We inherit many traits from our parents. You may have your parents’ eyes or build or tendency to carry weight in your hips or belly. You can have a genetic propensity toward developing certain diseases, although that’s not set in stone. We now know that our lifestyle and habits can turn certain genetic switches on or off.
You may well have “inherited” your mother or dad’s propensity to be a worrier, although I believe that is not so much inherited or genetic as it is just learned behavior.
Well today anxiety disorders have become the most common mental illness in our nation. We all seem to live busy, stressed out lives in this 21st century. So you may be thinking – well, of course we are all anxious. There can be numerous underlying contributors besides stress including diet, exposure to toxins and artificial additives, dyes, artificial sweeteners, GMOs, exposure to EMFs, nutrient deficiencies including magnesium, vitamins D and B, Omega 3s and even breathing incorrectly!
What I found very interesting was that this predisposition to anxiety, particularly in high risk children, can be passed from parents to children. Researchers have discovered an inherited brain pathway that increases the risk of anxiety in monkeys. If this research translates to humans, it could have huge implications for treating overwhelming anxiety.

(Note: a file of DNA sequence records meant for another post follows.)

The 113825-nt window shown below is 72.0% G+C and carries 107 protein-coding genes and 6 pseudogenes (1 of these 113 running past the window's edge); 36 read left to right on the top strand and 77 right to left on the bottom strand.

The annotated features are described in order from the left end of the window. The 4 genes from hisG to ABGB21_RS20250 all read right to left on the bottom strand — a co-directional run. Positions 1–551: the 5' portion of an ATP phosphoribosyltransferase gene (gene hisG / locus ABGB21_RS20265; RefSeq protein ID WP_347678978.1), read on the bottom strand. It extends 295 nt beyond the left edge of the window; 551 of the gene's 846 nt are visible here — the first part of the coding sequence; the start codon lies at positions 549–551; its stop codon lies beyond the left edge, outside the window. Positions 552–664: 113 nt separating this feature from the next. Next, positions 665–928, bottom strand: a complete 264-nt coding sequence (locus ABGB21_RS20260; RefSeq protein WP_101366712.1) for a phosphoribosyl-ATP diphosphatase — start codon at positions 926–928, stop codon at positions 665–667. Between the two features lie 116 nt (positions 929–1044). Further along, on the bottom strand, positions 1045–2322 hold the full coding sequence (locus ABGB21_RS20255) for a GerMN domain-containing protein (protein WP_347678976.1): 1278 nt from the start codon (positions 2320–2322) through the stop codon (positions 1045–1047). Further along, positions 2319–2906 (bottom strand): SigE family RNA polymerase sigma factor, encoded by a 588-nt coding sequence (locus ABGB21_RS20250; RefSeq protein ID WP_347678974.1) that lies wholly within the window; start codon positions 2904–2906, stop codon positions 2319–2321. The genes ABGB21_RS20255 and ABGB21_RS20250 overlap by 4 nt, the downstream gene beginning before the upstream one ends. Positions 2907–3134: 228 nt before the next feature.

While this research is ongoing and not conclusive yet, extreme early-life anxiety is one of the biggest risk factors for anxiety disorders and depression. Most current treatments address symptoms (a factor in the opioid epidemic) rather than the underlying problem. The more we can learn about the how anxiety disorders develop, the more likely it is that future treatments will be successful in preventing the disorder from developing.
Do you believe you may have inherited a predisposition to anxiety from your parents?
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Such an interesting topic, Ann. Like you said in the first paragraph, lifestyle plays a huge role. I inherited lots of quirks. It’s hard to know what’s biological and what’s learned behavior. But I truly believe that I have the power to change it either way. I also agree with addressing the underlying problem. So while I tend to worry, and I think that’s part of how I’m wired, it doesn’t control my life.
Good for you Holly! That’s great. We have all inherited a lot that we often don’t even realize but you are absolutely right – whether they are learned behaviors, inherited or biological – we don’t have to let them control us!